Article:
Ingredients

  • 2 tbsp olive oil
  • 60 ml butter
  • 1 large yellow onion, finely and evenly diced
  • 4 small (or 2 very large) carrots finely diced
  • 4 stalks celery heart (or 2 large celery stalks) finely diced
  • 4 garlic cloves, very finely diced
  • 125 g diced pancetta (¼-inch cubes)
  • Kosher salt
  • Freshly ground black pepper

  • 2.2 lb (1 kg) lean ground meat (blend of veal, pork and beef – or just beef)

  • 250 ml dry white wine (like a Chardonnay)

  • 500 ml milk

  • 1 828 ml can whole tomatoes, diced

  • 250 ml beef stock

Method

  1. Heat the butter and the oil together in a large saucepan over medium heat. When the butter is melted and the saucepan is hot, add the onion, carrot, celery, garlic and a good pinch of salt (about ½ tsp) and sauté for 5 minutes, stirring often. Add the diced pancetta and cook for a further 10 minutes, until vegetables are softened and pancetta is golden.
  2. Increase the heat to high and add the meat a third at a time, stirring and breaking lumps with a spoon between each addition. Adding the meat gradually allows its liquid to evaporate – which is key if you want to brown your meat and not boil it. After the last addition, when no pink can be spotted in the meat and no lumps remain, set a timer to 15 minutes. You want your meat to caramelize and even become crispy in spots. More liquids will evaporate and flavors will concentrate. You want golden bits of meat to stick to the bottom of your pan, which will be deglazed later. Watch over your pan as you don’t want the meat to burn. When you see some serious caramelization action happening, lower heat to medium to reach the end of the 15-minute sautéing time (on my stove, that’s after 8-9 minutes).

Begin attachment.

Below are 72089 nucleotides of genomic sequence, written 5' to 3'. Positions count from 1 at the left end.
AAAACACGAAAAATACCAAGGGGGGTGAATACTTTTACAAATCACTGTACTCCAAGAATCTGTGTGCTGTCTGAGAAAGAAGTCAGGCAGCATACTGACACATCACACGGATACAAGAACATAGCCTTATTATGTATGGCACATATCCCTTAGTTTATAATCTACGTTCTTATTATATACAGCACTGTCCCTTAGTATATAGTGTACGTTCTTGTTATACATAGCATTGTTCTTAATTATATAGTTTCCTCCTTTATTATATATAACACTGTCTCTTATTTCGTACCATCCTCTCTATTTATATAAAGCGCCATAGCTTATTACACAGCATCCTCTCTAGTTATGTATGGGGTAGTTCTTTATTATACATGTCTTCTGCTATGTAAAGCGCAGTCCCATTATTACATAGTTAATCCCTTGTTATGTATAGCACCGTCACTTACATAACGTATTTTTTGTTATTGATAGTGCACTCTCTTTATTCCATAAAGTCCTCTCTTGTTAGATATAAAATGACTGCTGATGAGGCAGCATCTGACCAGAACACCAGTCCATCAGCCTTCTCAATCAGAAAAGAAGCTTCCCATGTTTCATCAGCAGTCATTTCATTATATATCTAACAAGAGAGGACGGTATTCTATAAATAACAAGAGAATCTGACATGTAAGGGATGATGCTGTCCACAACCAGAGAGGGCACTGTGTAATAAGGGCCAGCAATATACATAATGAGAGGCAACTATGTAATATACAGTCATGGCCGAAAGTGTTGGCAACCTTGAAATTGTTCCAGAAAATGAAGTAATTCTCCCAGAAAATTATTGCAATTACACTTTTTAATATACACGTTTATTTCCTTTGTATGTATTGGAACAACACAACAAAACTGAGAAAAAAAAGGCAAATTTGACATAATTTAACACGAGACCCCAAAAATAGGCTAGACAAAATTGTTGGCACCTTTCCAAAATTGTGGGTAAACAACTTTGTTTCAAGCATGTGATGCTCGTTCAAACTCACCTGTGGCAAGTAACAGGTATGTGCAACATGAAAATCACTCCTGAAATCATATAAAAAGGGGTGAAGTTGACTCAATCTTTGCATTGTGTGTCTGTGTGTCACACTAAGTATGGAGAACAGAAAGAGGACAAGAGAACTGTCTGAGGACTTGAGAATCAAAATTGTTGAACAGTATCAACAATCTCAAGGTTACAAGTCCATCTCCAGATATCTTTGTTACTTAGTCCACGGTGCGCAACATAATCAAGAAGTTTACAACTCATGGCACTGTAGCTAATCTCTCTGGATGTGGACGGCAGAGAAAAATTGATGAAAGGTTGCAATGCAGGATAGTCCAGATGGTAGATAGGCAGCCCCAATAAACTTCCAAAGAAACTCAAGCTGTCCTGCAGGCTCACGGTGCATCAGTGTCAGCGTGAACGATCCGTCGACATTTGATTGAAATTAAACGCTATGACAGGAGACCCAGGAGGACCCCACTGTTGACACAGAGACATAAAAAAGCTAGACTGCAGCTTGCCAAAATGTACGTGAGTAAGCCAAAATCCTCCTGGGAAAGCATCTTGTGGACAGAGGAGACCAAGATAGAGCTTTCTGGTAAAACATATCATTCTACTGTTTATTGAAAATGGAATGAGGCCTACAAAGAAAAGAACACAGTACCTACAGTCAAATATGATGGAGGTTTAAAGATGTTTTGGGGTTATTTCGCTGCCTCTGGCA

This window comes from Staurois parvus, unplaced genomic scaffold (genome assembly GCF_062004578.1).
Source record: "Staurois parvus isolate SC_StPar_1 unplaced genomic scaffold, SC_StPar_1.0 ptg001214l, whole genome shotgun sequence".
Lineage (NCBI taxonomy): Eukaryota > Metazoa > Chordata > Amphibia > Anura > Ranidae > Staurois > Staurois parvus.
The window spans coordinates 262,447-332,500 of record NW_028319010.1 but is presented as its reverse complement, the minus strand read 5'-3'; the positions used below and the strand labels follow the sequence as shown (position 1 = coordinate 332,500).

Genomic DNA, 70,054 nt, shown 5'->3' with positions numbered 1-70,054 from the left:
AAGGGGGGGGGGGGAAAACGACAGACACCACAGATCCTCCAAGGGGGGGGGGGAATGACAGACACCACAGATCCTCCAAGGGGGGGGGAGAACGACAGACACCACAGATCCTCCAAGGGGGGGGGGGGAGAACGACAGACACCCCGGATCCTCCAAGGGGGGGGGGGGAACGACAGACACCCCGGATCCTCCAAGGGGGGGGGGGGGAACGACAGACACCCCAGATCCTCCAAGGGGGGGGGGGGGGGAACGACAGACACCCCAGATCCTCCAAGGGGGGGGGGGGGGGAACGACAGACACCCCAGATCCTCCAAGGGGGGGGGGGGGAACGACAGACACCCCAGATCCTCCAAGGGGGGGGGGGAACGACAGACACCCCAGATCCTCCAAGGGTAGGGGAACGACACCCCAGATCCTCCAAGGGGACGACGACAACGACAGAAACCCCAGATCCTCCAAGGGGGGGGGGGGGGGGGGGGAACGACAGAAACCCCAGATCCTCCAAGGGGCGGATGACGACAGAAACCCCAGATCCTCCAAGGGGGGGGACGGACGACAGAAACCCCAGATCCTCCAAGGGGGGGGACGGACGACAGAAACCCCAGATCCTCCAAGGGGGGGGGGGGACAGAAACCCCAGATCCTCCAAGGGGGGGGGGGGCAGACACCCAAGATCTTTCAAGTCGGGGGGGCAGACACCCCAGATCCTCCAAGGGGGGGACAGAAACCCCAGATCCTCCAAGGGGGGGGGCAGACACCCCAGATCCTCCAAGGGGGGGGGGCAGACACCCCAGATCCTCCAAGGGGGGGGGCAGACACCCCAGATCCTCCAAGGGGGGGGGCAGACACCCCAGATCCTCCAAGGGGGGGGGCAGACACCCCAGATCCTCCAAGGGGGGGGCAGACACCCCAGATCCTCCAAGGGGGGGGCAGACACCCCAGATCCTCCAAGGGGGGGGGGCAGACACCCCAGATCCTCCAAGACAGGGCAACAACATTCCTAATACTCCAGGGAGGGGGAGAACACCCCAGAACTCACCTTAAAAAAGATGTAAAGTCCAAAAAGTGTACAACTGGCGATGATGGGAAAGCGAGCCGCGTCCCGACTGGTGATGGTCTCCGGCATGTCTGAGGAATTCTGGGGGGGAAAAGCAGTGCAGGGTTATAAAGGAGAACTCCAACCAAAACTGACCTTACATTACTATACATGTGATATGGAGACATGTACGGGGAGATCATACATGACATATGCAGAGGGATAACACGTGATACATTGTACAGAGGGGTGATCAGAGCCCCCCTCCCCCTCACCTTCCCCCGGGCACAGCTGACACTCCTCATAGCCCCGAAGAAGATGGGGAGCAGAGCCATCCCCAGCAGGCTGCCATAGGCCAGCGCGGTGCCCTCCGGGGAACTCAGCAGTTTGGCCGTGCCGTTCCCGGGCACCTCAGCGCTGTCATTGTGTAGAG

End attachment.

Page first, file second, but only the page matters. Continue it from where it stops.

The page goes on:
3. Over medium heat, pour the white wine into the sauce pan. With a wooden spoon, scrape all the brown bits stuck to the bottom of the pan. Push the meat all around to make sure you scrape it all off. By the time you’re finished, the wine will be evaporated (2-3 minutes). Be careful not to let the meat stick again (lower the heat if necessary).
  4. Add milk, diced tomatoes and their liquid, beef stock, 1 tsp [5 ml] salt and a good grinding of black pepper. Bring to a boil and then lower to the lowest heat and let simmer very slowly, half-covered, for 4 hours. Stir once in a while. If your sauce starts sticking before the end of your cooking time, lower the heat (if possible) and/or add a bit of stock or water. In the end, the sauce should be thick, more oil- than water-based and thick like oatmeal. Adjust the seasoning one last time – don’t be afraid of adding more salt (tasting each time you add some), it is this recipe’s key seasoning.

To serve

Reheat the sauce. Mix in a knob or two of butter and about two generous tablespoons [30 ml] of freshly grated parmigiano-reggiano per serving – these last additions will produce an incredibly creamy flavor. Cook the pasta, drain it thoroughly and return to the pot. Spoon some sauce, just enough to coat the pasta. Serve in bowls with a few leaves of basil sprinkled on top and more freshly grated parmigiano-reggiano, to taste.

References

http://foodnouveau.com/recipes/how-tos/how-to-make-an-authentic-bolognese-sauce/